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Upgrade paths between Drupal 8 module versions

Over time, modules update their shipped configuration such as rules, views, node types. Users expect to get these updates when they update the modules. For example, Drupal Commerce 1.x provides over eleven default views and rules. From release to release, these Views and Rules were enhanced with new features or bug fixes reported by the community.

Take the order management view. In a future release of Drupal Commerce, we may add a newly exposed filter to the view. In Drupal 7 the view would automatically be updated unless it was overridden. That is not the case in Drupal 8.

Drupal 8 introduces the Configuration Management system. While robust, it changes how we work with the configuration in comparison to Drupal 7. Instead of a module owning configuration, configuration is now owned by the site. When a module is installed, its configuration is imported. On module update, no configuration updates are performed. Instead, the module must write an update hook to perform one of the following updates:

  • Install new configuration (e.g. the module now ships with an additional view)
  • Update existing configuration (e.g. the module has added a new field to an existing view)
  • Delete removed configuration (e.g. the module has removed an old view. Rare)

When updating existing configuration, we need to check whether it was modified by the user. In most cases (such as the “updated view” one), we want to only perform the update if the configuration was not user-modified. The update operation is usually called a “revert” since it involves reverting the installed configuration back to the version shipped with the module.

We decided to solve this set of use cases while preparing for the Commerce beta release. To do so, we’ve created a new ConfigUpdater class. It allows you to import, revert, or delete an array of configuration names. Before a configuration object is reverted or deleted its hash is compared to see if it has been modified since installation. The design was influenced by the Configuration Update module but tweaked to better satisfy the update hook context.

Here’s a full usage example:

 * Placed in commerce.post_update.php
function commerce_post_update_example() {
$config_updater = \Drupal::service('commerce.config_updater');

// The 'views.view.commerce_products' view was updated in the module, and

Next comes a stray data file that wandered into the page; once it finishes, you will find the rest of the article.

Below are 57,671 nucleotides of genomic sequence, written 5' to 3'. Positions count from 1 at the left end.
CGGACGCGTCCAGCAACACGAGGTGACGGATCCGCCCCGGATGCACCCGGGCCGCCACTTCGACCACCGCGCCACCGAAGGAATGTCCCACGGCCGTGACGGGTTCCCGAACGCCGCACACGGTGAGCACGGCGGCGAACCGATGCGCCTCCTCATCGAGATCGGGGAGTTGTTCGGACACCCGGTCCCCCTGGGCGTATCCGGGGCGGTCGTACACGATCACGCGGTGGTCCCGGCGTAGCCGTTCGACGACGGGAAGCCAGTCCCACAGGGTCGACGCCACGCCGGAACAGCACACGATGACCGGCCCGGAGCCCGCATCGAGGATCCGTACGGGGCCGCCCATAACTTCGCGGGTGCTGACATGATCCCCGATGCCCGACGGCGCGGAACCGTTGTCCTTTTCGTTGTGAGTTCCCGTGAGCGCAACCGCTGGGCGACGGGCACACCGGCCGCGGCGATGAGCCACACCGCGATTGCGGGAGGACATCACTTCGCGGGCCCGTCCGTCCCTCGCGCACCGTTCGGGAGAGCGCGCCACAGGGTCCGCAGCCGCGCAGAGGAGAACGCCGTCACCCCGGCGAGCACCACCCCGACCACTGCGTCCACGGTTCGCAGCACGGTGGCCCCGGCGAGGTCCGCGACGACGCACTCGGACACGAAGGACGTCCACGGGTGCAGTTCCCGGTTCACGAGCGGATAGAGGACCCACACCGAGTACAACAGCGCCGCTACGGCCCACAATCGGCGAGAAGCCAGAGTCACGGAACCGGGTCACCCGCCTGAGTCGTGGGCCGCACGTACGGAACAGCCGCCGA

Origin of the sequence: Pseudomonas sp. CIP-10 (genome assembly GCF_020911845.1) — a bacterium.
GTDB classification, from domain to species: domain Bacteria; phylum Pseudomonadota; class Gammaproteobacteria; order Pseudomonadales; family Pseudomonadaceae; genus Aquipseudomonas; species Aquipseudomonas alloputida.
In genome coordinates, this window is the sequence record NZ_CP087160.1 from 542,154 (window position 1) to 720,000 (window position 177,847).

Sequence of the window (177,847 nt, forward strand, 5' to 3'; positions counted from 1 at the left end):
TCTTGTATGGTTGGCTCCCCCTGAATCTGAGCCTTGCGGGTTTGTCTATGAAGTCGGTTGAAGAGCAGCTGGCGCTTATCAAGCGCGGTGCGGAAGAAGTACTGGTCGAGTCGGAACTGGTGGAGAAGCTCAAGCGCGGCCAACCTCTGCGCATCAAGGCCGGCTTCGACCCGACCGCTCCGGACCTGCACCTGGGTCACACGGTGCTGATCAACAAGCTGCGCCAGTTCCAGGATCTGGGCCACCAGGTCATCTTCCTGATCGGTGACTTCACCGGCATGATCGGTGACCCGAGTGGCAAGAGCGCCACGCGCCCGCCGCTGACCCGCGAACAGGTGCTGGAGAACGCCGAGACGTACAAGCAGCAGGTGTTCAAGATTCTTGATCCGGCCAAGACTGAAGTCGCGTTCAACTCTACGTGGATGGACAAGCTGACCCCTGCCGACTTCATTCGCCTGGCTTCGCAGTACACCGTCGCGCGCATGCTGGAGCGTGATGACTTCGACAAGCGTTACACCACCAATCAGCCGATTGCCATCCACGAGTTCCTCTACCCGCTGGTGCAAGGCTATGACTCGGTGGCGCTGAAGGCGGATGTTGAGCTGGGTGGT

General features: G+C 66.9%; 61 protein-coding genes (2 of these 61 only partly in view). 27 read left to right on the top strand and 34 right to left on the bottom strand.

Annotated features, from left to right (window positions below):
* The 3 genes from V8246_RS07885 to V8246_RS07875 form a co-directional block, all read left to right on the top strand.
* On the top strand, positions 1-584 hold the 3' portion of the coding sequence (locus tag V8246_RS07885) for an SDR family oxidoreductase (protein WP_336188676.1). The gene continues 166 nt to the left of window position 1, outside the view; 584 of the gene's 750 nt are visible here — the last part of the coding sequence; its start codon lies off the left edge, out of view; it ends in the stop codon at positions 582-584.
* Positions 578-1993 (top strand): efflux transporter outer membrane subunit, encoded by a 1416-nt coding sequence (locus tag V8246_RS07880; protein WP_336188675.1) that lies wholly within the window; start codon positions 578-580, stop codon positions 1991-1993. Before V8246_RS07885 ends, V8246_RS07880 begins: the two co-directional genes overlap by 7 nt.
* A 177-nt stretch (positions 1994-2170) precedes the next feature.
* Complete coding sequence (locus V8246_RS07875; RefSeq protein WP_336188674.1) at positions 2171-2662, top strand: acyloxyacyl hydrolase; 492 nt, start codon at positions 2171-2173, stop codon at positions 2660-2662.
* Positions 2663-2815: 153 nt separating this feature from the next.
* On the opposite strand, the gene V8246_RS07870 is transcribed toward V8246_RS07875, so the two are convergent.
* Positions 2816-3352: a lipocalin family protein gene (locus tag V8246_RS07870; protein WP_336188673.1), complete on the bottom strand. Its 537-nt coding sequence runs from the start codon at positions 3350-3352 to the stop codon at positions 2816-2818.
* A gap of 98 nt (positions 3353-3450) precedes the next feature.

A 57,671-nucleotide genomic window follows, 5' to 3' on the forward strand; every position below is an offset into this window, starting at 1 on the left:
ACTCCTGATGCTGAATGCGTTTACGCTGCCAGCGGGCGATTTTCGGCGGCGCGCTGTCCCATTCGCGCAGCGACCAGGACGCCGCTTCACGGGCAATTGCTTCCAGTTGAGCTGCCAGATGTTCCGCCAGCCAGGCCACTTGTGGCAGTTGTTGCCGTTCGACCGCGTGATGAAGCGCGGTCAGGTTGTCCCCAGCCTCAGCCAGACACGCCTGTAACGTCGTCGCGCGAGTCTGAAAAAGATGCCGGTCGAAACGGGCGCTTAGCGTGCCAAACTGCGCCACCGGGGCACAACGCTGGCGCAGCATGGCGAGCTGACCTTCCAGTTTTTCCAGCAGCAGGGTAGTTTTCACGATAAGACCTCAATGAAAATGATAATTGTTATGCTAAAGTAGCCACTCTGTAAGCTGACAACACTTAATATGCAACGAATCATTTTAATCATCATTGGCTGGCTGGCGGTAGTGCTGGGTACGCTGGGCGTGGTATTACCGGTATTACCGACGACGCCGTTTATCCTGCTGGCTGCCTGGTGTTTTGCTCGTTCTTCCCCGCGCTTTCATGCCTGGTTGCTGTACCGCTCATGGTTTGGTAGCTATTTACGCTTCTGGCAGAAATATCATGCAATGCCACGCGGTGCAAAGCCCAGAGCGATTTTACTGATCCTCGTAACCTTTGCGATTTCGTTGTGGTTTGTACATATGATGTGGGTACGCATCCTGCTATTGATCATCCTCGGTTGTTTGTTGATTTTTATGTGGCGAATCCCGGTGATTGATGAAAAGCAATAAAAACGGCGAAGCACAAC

// should be updated on the site unless the user has already modified it.
$first_result = $config_updater->revert(['views.view.commerce_products']);

// The 'commerce_product.commerce_product_type.default' product type was
  // updated in the module and should be updated on the site regardless
  // of whether the user has already modified it
$second_result = $config_updater->revert(['commerce_product.commerce_product_type.default'], FALSE);

// The 'system.action.commerce_publish_product' action was removed from the
  // module, and should be removed from the site.
$third_result = $config_updater->delete(['system.action.commerce_publish_product']);

// Let's pretend this is a more generic replacement for the old publish action.
$fourth_result = $config_updater->import(['system.action.commerce_superpublish_product']);

$message = '';
// Each updater call allows multiple config names, and returns a result
  // with success and failure messages. Merge them, and show them to the user.
$success_results = array_merge(
$failure_results = array_merge(

  if (
$success_results) {
$message = t('Succeeded:');
$message .= '';
    foreach (
$success_results as $success_message) {
$message .= '' . $success_message . '';
$message .= '';
  if (
$failure_results) {
$message .= t('Failed:');
$message .= '';
    foreach (
$failure_results as $failure_message) {
$message .= '' . $failure_message . '';
$message .= '';


See the original issue for more context: https://www.drupal.org/node/2677906

We think that this functionality will be needed by many contrib modules, so we’ve opened a core issue: https://www.drupal.org/node/2684081

Matt Glaman
Posted: Apr 22, 2016